Where Does Cashmere Come From?

 

Where does cashmere come from and why can it be such a costly investment for your wardrobe? Unlike merino wool and other wool fibres, cashmere can only be found  in a few corners of the planet, and undergoes a manufacturing process that is quite labour-intensive. The more we understand about how our clothes are made, the easier it is to understand not only what drives the cost, but the true value of a piece. Hand-knit pieces are far more expensive than machine knit pieces, and rightly so. Far more labour goes into their production, and each piece is unique. The same can be said for many cashmere pieces.

A Brief History of Cashmere

 We can’t be certain on the precise date of when cashmere was first discovered as a usable fabric, but one of our earliest archaeological evidence dates back to the 13th century when the Venetian merchant, Marco Polo, was wandering the Silk Route. He came across some cave paintings in the Altai Mountains, deep in Mongolia. The paintings illustrated a scene where goats were being combed and the hair was being collected. Because of the frigid temperatures, a fabric like wool would have been absolutely essential for the survival of any human group who lived there. Aside from the cave paintings, there are a few  Biblical references as well as Afghan texts that date back to the 3rd century B.C.E that make specific reference to these fabrics being used in scarves in places like Kashmir. You’ve most likely heard of these woolen scarves, or perhaps even have one or two in your closet.

 Pashmina shawls and blankets (Pashmina being the Persian word for ‘Wool’) were considered high luxury items, worn mostly by high-born women, but also by noble men. They were often found in the dowries of wealthy brides in Nepal, Pakistan and India. Pashmina’s were prized heirlooms, handed down generation to generation. And throughout Europe, to own a pashmina was a sign of high fashion and wealth, especially in France where they were adorned with the Floral motifs and worn by the bourgeois.

 Today, Pashmina’s are still beloved and thought to be a timeless wardrobe, but they are often made with different fabrics. During the 13th centuries and onwards, these precious shawls, and scarves were made from the chiru goat, a species that is now considered endangered. Now, pashmina’s are either made from luxurious man made fabrics or other types of goat wool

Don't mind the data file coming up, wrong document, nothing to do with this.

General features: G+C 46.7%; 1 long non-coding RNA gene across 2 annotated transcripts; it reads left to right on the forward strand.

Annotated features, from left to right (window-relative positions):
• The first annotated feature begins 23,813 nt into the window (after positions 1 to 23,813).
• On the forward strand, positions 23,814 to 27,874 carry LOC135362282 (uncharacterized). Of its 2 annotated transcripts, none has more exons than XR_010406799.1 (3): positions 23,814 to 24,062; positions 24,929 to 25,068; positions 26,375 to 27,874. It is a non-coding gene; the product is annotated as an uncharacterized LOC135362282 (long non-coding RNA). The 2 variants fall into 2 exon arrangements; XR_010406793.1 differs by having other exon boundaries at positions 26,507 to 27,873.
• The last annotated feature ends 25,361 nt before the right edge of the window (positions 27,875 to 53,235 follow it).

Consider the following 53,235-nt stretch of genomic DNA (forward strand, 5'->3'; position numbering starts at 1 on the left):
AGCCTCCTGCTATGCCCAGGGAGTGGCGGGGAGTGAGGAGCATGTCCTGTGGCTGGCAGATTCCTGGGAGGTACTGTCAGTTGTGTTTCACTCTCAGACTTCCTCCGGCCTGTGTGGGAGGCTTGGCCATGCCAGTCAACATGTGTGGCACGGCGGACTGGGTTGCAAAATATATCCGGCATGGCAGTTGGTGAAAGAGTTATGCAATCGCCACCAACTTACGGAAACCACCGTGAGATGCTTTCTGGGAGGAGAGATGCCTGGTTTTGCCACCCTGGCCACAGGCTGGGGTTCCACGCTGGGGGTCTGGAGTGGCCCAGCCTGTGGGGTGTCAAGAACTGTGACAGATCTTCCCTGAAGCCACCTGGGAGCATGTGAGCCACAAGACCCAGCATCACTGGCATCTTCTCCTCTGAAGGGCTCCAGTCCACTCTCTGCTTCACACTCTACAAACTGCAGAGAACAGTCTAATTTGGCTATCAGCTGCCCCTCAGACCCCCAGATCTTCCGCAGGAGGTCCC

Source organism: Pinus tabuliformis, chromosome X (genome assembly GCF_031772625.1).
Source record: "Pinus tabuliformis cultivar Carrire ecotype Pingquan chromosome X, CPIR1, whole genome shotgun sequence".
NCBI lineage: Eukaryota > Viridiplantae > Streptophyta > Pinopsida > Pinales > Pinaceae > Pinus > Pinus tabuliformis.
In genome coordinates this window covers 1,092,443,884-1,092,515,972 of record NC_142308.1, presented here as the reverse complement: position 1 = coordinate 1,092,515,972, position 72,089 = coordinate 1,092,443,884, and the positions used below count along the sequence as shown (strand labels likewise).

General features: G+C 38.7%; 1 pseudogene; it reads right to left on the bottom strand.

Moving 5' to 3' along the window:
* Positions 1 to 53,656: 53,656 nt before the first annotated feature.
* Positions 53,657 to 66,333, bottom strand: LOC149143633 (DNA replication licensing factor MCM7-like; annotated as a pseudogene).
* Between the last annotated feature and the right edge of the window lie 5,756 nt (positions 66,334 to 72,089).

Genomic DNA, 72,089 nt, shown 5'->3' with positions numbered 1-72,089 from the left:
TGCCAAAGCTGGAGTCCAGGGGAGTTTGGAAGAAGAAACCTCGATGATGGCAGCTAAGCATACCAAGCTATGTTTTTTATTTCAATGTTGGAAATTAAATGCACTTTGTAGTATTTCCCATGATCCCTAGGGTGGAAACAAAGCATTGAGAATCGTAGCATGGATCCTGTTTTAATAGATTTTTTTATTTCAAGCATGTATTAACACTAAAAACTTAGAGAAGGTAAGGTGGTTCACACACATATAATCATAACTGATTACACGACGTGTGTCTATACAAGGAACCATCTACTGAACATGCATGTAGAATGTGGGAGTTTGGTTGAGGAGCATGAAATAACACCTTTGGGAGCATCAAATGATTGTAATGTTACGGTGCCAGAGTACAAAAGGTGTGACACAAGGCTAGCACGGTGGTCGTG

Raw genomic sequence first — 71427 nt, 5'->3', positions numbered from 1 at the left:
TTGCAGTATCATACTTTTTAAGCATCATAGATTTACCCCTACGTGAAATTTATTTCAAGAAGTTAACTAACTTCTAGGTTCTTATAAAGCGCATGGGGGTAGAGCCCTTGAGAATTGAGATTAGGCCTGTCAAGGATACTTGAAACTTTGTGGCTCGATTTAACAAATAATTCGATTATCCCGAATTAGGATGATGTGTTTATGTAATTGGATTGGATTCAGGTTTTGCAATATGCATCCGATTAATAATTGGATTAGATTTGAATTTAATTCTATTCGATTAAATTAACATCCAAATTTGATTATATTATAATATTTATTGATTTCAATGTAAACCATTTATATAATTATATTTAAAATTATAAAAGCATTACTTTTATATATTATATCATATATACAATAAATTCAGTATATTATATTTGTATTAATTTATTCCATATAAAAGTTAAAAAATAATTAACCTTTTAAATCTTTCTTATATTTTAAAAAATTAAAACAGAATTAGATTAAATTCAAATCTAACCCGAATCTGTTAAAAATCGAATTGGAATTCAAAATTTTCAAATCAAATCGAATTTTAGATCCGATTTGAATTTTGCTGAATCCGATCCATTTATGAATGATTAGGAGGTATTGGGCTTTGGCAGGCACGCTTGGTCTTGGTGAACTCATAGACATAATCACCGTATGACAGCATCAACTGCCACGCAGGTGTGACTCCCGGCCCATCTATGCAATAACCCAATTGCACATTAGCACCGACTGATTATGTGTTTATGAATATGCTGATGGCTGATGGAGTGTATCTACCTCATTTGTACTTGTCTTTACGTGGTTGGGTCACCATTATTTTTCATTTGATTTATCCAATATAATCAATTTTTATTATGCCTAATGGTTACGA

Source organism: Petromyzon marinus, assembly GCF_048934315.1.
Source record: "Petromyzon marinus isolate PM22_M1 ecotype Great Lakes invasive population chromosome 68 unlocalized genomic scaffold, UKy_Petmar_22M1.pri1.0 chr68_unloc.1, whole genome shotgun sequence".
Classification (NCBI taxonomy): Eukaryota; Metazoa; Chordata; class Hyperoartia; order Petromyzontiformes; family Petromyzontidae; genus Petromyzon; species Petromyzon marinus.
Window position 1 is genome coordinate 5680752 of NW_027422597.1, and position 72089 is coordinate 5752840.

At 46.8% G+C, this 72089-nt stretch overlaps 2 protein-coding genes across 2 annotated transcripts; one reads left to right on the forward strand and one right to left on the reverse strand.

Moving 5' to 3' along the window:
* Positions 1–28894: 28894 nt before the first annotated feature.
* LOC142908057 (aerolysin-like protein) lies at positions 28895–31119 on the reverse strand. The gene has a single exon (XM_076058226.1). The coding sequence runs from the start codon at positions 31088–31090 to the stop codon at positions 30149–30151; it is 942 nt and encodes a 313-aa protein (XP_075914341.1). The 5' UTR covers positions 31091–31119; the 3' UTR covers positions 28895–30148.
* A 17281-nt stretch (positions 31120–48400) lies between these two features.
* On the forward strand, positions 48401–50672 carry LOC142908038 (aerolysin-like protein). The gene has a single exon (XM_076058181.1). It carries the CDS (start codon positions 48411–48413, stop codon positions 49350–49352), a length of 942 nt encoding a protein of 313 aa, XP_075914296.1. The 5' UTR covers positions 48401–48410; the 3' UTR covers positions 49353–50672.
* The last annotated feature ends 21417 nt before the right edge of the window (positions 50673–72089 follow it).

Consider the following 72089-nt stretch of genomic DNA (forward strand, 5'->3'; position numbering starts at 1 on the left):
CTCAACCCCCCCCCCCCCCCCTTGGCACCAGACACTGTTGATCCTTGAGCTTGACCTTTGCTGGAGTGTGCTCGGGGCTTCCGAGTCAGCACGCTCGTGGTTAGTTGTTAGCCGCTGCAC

Where Does Cashmere Come From?

 Now that we’re able to orient ourselves on the regions in which cashmere is found, what is it specifically.In the most simplest of terms, cashmere is wool taken from the undercoat of a Capra Hircus goat. The undercoat is the fine hair next to the skin. The finest cashmere is pulled from the goat’s back or middle of its side. The Capra Hircus is a species of goat that was domesticated some 10,000 years ago, and originates in the highlands of western Iran. Most cashmere today is collected from herds that live in Ladakh (India), Tibet and Inner Mongolia.

 

How is it Collected?

 In the heart of the Gobi Desert, when late spring rolls around, the goat herders prepare to harvest cashmere. Cashmere goats begin to molt, so harvesters comb out the undercoat on the underbelly and sides of the goat. The hair is then hand-sorted, and shipped off to a dehairing facility where it needs to be cleaned, and refined further to make it suitable for the next process. The refined wool is then balled up and shipped to Europe where artisans spin it into a fine yarn.

 

Why is it Expensive?

As you can see, cashmere wool is extremely rare. On average, it takes two cashmere goats to produce one full sweater, and because the species is so uncommon, you can imagine this would drive up the price of a luxury fabric like this. There are more inexpensive options on the market, but these are blends which have a lesser percentage of pure cashmere woven into the fabric.

 Cashmere is considered a luxury fabric for good reason, and after learning about its origins and the process that it requires to create a single piece, one can see why its value holds over time, and why it’s such a timeless and worthy piece to have in your wardrobe.